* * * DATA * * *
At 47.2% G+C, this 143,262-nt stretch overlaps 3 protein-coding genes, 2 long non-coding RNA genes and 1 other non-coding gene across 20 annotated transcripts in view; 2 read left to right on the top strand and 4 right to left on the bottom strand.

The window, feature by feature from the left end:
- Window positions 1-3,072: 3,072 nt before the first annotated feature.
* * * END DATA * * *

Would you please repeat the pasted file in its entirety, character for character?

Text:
At 47.2% G+C, this 143,262-nt stretch overlaps 3 protein-coding genes, 2 long non-coding RNA genes and 1 other non-coding gene across 20 annotated transcripts in view; 2 read left to right on the top strand and 4 right to left on the bottom strand.

The window, feature by feature from the left end:
- Window positions 1-3,072: 3,072 nt before the first annotated feature.